Biggest poll yet shows Labour 'will be punished at the ballot box' if it helps Brexit happen

Labour would crash to a worse defeat than it suffered under Michael Foot if the party enables Brexit, according to the most extensive survey of voters’ attitudes on the issue conducted since the 2016 referendum. 

The YouGov poll of more than 25,000 people shows the party risks losing millions of supporters in two scenarios under which it either votes through some form of compromise deal or fails to order MPs to oppose Brexit. 

Conducted over the Christmas break when Jeremy Corbyn’s apparent support for leaving the European Union has come under intense scrutiny and increasing pressure, this massive poll shows Labour share of the vote has already fallen to 34 per cent - six points behind the Conservatives.

Although Labour has pledged to oppose the current Brexit plan, the party’s leader has stated he could yet back a different deal negotiated by this government that completes the UK’s departure from the EU and suggested that Brexit would still go ahead even if he won a snap General Election.

The poll indicates that Labour’s share of the vote would slump another eight points - to 26 per cent – and 16 points behind the Conservatives if its MPs vote with the Tories to bring about Brexit. This would be even worse than the 28 per cent share of the vote of won by Labour in 1983 under Michael Foot, representing its most dismal electoral performance since the 1930s.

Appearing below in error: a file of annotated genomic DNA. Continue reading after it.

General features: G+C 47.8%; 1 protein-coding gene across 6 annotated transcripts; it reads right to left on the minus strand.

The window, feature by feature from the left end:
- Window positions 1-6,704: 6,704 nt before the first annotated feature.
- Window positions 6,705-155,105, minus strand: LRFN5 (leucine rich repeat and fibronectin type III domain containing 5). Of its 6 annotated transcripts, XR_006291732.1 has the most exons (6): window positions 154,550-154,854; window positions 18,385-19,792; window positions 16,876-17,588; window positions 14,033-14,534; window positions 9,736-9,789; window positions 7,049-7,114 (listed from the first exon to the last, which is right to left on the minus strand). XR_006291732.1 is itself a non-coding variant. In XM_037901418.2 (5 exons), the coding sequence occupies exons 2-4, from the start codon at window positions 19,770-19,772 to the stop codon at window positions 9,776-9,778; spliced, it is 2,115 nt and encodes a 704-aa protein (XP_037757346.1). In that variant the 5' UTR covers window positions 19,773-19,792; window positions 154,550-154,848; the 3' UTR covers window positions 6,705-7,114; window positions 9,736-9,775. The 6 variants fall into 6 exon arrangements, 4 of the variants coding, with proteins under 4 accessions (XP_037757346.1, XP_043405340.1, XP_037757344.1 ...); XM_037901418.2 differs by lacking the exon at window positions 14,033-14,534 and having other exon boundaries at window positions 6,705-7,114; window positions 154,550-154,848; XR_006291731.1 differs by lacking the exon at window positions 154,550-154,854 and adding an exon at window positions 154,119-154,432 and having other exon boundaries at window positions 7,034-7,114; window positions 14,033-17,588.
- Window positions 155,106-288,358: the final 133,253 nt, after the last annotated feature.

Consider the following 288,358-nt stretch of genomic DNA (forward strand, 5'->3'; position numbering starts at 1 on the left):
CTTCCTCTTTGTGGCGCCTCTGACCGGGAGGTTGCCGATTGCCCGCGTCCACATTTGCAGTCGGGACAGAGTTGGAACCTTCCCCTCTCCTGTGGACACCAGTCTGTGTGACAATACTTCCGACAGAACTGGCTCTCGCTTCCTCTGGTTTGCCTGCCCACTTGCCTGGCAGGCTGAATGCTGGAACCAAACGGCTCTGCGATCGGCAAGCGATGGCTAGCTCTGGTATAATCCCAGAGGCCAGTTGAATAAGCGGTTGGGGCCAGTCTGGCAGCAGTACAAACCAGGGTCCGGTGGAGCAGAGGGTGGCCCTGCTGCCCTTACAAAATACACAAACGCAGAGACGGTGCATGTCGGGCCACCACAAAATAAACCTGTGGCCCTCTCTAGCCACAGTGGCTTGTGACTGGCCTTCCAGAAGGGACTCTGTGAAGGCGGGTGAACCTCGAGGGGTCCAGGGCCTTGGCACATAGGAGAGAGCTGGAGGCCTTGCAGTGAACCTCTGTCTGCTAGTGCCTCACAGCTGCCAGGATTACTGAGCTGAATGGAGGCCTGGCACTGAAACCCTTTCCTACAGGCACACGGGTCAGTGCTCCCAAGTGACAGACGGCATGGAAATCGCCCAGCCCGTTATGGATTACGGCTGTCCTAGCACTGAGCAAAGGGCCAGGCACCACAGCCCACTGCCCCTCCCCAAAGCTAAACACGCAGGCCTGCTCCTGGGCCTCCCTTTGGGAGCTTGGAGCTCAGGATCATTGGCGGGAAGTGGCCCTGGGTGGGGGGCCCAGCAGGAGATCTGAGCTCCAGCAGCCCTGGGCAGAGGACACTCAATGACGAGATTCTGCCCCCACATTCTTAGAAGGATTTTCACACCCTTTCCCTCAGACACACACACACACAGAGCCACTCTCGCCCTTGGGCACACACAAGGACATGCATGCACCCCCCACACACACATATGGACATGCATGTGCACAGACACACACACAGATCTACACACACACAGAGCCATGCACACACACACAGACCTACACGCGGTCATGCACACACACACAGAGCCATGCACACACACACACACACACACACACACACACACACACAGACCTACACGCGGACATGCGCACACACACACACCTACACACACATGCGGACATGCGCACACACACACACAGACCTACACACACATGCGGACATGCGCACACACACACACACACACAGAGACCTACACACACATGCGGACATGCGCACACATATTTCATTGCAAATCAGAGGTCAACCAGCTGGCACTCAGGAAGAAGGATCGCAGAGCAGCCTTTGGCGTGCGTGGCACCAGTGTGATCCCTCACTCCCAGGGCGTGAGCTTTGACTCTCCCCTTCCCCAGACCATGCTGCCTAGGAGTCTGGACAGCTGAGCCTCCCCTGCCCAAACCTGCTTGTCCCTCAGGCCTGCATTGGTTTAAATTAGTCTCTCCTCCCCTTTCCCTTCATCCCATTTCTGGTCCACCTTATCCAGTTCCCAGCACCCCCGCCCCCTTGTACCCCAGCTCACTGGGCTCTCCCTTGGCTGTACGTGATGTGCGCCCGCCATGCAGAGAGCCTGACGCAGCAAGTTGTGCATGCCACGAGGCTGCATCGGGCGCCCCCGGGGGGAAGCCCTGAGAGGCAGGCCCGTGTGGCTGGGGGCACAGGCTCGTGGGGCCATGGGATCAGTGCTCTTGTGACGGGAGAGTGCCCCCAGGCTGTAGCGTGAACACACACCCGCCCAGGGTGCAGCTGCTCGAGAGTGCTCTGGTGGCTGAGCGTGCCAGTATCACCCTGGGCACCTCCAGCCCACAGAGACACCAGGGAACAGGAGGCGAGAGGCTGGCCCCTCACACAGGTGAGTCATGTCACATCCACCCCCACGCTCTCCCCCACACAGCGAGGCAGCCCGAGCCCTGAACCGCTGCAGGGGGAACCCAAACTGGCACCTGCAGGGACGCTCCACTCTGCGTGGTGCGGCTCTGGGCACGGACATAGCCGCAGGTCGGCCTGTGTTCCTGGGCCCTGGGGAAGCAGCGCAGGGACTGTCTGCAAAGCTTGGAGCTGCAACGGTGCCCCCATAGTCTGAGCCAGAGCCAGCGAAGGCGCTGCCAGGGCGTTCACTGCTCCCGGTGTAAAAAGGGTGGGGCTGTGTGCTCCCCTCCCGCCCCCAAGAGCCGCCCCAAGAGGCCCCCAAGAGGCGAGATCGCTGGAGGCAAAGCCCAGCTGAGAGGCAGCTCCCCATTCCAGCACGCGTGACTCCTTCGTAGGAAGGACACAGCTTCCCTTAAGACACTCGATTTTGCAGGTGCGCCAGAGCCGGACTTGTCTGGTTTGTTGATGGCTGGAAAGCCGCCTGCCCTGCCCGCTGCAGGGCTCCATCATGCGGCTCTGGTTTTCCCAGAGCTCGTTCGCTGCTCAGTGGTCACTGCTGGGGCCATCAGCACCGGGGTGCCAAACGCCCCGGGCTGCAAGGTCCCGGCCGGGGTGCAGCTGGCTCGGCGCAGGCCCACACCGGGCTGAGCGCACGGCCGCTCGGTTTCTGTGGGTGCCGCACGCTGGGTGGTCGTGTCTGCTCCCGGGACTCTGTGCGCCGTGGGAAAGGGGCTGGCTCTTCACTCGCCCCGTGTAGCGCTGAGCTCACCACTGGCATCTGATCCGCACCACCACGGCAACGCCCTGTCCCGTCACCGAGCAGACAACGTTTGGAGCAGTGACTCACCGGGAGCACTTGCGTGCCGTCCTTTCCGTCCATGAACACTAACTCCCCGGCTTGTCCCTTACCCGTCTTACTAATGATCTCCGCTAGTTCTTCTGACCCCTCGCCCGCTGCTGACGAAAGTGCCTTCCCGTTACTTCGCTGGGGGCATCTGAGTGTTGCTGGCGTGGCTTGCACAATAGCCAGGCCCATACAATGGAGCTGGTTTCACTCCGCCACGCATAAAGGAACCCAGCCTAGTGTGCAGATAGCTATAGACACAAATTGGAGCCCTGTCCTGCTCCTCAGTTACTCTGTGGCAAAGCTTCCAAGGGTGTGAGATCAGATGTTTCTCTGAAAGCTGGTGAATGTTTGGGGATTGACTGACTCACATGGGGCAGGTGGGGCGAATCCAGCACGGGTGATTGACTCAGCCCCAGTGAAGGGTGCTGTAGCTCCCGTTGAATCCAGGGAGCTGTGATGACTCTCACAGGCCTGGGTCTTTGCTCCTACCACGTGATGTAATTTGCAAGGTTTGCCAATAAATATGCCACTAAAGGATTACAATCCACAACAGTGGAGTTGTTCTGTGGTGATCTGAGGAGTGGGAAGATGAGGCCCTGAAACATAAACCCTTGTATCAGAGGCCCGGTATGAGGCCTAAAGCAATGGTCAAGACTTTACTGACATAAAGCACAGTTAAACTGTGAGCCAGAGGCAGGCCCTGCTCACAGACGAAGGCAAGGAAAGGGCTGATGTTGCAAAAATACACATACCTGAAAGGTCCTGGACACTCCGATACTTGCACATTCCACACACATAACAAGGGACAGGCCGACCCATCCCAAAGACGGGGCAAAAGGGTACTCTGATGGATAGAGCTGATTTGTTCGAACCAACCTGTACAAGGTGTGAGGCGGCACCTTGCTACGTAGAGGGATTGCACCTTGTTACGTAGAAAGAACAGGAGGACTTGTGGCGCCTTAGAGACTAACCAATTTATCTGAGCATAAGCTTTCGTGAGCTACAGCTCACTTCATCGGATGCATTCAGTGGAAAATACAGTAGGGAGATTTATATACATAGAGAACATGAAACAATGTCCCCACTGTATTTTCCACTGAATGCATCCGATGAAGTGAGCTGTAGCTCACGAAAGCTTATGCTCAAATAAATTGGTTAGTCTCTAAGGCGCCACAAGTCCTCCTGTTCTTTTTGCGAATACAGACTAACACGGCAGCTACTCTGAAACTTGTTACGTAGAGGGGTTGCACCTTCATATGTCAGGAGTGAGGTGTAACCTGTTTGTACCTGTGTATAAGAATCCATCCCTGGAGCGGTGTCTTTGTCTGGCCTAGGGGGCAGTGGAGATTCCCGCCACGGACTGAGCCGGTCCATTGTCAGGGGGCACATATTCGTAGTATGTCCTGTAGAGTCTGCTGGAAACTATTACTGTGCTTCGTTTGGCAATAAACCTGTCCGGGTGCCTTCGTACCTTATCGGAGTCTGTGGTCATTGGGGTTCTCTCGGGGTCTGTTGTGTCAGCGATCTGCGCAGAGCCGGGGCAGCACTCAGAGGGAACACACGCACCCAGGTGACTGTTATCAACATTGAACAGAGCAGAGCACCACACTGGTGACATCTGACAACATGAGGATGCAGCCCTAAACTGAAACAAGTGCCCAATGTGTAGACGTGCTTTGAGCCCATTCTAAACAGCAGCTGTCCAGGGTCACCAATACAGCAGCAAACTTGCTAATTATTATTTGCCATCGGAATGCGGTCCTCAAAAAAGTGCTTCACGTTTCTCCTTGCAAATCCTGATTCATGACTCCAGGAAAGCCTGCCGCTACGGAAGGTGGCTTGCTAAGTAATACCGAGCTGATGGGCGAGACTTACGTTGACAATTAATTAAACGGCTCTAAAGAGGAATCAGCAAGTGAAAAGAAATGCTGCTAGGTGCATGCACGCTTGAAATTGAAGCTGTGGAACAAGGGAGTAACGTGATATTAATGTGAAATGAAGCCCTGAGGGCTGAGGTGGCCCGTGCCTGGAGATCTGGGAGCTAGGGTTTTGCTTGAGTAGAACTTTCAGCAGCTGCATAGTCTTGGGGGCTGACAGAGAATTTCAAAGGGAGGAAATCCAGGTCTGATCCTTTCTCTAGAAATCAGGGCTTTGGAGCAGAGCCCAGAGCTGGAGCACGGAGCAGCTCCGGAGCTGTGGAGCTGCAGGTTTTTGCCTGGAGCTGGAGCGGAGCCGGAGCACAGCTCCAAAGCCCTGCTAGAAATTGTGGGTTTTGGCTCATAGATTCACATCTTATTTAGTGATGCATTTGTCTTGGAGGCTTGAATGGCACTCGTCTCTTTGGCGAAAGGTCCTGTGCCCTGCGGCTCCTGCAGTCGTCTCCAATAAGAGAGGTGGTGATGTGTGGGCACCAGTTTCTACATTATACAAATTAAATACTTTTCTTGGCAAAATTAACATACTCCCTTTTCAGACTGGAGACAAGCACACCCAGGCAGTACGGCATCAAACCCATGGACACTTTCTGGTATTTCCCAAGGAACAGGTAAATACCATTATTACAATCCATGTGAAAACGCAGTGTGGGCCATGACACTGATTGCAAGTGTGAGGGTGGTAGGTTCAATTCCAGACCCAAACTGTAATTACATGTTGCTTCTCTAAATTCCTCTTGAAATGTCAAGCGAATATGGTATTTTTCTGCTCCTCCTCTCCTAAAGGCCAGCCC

Labour would fare no better if it tries to duck the issue by failing to instruct its MPs to oppose a Brexit deal – perhaps giving them a so-called “free vote” – with support rooted at 26 per cent, fully 17 points behind the Conservatives on 43 per cent. Although anti-Brexit parties such as the Liberal Democrats and the Greens would get a boost, such a result would mean a huge Tory majority. 

Other key findings in the poll confirm previous surveys showing that there is now a clear majority in favour of a People’s Vote and against Brexit. But the margin of victory for staying in the EU rises significantly when people are presented with the specific forms of Brexit that the Government says is available to the UK. 

 Voters would prefer that they, rather than MPs, are given the final say on Brexit by 53 to 47 per cent – excluding “don’t knows”. A People’s Vote is backed by 75 per cent of Labour voters. 

 If they are given the chance, people would vote to stay in the EU by an eight-point margin - 54 to 46 per cent. This majority for staying in the EU includes 74 per cent of Labour voters. 

  • When the choice in a new referendum is between staying in the EU and leaving with no deal on security or trade, the margin of victory for staying in rises to 16 points (58-42 cent). 
  • When the choice is staying in the EU versus the Government’s proposed Brexit deal, the margin of victory for staying in the EU rises to 26 points (63-37 per cent).